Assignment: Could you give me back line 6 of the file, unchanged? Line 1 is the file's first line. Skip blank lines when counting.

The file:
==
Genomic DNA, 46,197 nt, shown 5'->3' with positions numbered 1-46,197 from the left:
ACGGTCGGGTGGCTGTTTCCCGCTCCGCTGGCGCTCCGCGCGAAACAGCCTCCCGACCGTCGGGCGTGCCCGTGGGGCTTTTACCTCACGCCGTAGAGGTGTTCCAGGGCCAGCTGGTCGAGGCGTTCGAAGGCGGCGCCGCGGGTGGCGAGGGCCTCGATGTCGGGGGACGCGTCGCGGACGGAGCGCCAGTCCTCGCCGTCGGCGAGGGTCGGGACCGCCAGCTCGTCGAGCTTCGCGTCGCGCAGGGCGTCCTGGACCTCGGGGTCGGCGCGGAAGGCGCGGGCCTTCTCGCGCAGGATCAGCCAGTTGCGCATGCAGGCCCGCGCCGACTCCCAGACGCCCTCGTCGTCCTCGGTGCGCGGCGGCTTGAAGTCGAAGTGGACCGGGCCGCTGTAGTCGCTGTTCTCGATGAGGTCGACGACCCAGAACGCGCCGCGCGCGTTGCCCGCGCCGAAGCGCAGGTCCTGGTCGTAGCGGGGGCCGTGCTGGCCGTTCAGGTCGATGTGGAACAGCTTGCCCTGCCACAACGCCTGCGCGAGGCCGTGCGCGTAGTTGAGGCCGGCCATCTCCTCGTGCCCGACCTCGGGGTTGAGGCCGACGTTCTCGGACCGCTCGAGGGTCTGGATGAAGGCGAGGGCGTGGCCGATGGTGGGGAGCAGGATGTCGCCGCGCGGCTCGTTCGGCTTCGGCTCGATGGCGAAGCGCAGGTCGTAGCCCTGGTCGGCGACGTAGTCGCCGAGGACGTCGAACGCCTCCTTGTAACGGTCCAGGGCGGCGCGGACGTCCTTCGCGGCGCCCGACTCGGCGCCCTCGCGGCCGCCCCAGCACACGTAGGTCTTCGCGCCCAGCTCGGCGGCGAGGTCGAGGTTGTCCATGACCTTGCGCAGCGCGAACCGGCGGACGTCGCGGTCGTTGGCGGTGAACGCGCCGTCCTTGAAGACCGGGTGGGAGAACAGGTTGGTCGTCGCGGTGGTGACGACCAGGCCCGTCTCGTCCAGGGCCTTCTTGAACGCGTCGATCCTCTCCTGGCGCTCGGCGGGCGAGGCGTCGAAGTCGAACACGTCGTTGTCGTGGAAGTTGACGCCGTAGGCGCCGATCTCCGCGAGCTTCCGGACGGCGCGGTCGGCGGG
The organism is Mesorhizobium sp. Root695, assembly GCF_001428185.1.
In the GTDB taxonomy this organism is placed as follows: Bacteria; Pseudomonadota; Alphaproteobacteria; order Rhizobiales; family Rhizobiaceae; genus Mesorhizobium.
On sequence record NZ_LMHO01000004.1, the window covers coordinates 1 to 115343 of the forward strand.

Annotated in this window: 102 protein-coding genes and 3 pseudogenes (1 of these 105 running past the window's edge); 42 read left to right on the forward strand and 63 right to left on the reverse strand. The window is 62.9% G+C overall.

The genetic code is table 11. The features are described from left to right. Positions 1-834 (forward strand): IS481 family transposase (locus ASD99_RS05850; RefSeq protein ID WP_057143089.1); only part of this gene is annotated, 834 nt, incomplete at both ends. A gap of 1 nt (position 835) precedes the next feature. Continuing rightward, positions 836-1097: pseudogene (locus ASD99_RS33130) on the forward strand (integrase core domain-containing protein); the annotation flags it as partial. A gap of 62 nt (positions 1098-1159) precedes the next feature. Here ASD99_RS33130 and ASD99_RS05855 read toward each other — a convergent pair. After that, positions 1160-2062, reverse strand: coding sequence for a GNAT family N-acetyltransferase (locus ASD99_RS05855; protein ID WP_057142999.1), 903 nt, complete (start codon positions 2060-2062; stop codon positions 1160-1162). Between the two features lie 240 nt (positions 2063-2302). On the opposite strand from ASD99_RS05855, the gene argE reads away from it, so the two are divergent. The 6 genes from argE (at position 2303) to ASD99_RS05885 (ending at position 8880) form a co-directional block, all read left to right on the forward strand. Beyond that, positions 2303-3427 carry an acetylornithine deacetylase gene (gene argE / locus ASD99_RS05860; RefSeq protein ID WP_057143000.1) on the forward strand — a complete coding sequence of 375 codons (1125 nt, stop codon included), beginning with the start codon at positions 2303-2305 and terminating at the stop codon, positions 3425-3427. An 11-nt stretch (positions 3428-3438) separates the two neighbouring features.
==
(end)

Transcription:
Annotated in this window: 102 protein-coding genes and 3 pseudogenes (1 of these 105 running past the window's edge); 42 read left to right on the forward strand and 63 right to left on the reverse strand. The window is 62.9% G+C overall.